The U.S. became a net oil exporter to Mexico for the first time in more than 20 years as output from shale fields pushed the world’s biggest consumer toward energy independence.

Net exports -- comprising only oil products since the U.S. bans most shipments of crude -- totaled 48 Mbpd in July, the U.S. Energy Information Administration said in data released Wednesday. A decade ago, the country bought a net 1.3 MMbbl of oil from its southern neighbor.

The emergence of the U.S. as a net supplier to Mexico underscores how the growth of the shale industry is redrawing the global energy map. Output from shale rocks pushed U.S. oil production to a three-decade high earlier this year, driving down prices, boosting margins for refiners and fueling a debate over whether the country should lift restrictions on exports of crude.

Refineries in the U.S. Midwest earned $24.50/bbl in the third quarter to Sept. 23, compared with $20.80 in the preceding quarter and $17.60 a year earlier, according to BP Plc data.

“The refineries are running so hard that they have extra products and that is getting exported, making the U.S. less dependent on imports overall,” said Gareth Lewis-Davis, senior commodity strategist at BNP Paribas SA in London. “More domestic oil means it’s a boon for the economy and less dependence on Middle East oil.”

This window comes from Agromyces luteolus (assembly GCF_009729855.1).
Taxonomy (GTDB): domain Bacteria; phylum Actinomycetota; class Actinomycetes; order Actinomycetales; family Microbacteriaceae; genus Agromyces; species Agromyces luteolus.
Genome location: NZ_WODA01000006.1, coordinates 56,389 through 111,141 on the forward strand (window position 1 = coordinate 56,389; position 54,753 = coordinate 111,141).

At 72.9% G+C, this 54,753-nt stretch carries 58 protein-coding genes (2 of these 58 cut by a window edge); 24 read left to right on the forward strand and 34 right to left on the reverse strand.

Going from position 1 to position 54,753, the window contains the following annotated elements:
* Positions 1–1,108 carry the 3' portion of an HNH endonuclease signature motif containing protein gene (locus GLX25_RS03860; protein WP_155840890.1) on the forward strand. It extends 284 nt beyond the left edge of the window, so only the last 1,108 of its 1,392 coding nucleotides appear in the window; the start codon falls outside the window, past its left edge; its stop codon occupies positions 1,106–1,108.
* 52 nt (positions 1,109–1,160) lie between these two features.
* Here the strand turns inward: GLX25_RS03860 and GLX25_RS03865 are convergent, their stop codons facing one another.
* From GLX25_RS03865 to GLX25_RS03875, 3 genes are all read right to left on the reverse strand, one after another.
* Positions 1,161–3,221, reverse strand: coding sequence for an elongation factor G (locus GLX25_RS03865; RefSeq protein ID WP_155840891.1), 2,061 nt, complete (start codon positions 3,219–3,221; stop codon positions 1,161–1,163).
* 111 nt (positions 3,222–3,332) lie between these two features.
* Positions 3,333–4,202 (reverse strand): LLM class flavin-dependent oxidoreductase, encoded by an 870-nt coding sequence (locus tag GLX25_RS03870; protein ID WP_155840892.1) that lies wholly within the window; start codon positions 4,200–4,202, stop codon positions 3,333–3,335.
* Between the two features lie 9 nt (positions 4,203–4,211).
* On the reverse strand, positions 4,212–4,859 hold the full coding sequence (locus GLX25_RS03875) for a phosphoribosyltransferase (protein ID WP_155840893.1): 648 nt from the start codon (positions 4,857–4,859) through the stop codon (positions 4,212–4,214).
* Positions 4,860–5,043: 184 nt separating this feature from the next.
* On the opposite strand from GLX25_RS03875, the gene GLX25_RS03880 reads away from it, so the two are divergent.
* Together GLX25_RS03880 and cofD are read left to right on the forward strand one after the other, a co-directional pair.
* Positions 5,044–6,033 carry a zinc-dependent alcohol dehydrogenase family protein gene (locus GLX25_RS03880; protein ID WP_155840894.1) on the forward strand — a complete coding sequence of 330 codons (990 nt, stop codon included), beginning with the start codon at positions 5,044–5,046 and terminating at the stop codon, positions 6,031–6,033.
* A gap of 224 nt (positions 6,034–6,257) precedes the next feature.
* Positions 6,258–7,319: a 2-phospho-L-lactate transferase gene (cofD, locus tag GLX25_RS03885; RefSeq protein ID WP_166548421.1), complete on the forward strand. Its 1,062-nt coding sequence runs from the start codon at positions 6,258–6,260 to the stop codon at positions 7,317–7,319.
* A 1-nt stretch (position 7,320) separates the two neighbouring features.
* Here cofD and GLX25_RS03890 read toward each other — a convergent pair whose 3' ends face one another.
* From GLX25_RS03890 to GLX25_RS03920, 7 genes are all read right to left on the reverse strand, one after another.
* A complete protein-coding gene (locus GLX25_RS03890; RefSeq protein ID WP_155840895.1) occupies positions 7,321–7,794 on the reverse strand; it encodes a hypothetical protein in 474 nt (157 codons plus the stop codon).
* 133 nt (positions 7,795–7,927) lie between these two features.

Import Sources

The U.S. imports oil from various countries including Saudi Arabia and Iraq. Net oil imports into the U.S. dropped to 4.5 MMbpd in July, 64% less than a decade earlier, according to the EIA. Purchases from OPEC nations sank to 2.6 MMbpd from 6.1 million in July 2005.

A decade ago, Mexico was the fourth-biggest net oil exporter to the U.S. Yet production in the Latin American country has dropped every year since peaking in 2004, BP data show. In a bid to reverse the decline, the government has opened its oil industry to foreign investment for the first time in more than seven decades, awarding oil blocks to companies including Italy’s Eni SpA.

In the U.S., the production of oil and gas from shale rock wasn’t economical until Houston billionaire George P. Mitchell pioneered new extraction techniques in the 1990s. The rock is fractured by injecting high-pressure water, sand and chemicals into a well, releasing the hydrocarbons.

The surge in output over the past decade made the U.S. the world’s biggest natural-gas producer in 2009, prompting moves to convert planned gas-import terminals into export terminals. The first shipment from one such plant, operated by Cheniere Energy Inc., may take place later this year.

The U.S. has prohibited most domestic crude exports for the past 40 years. Producers including Exxon Mobil Corp. and ConocoPhillips have called for an end to the restrictions, and in August the government agreed to allow some light oil to flow to Mexico in exchange for heavier Mexican crude. Congress is scheduled to vote on ending the export ban this month.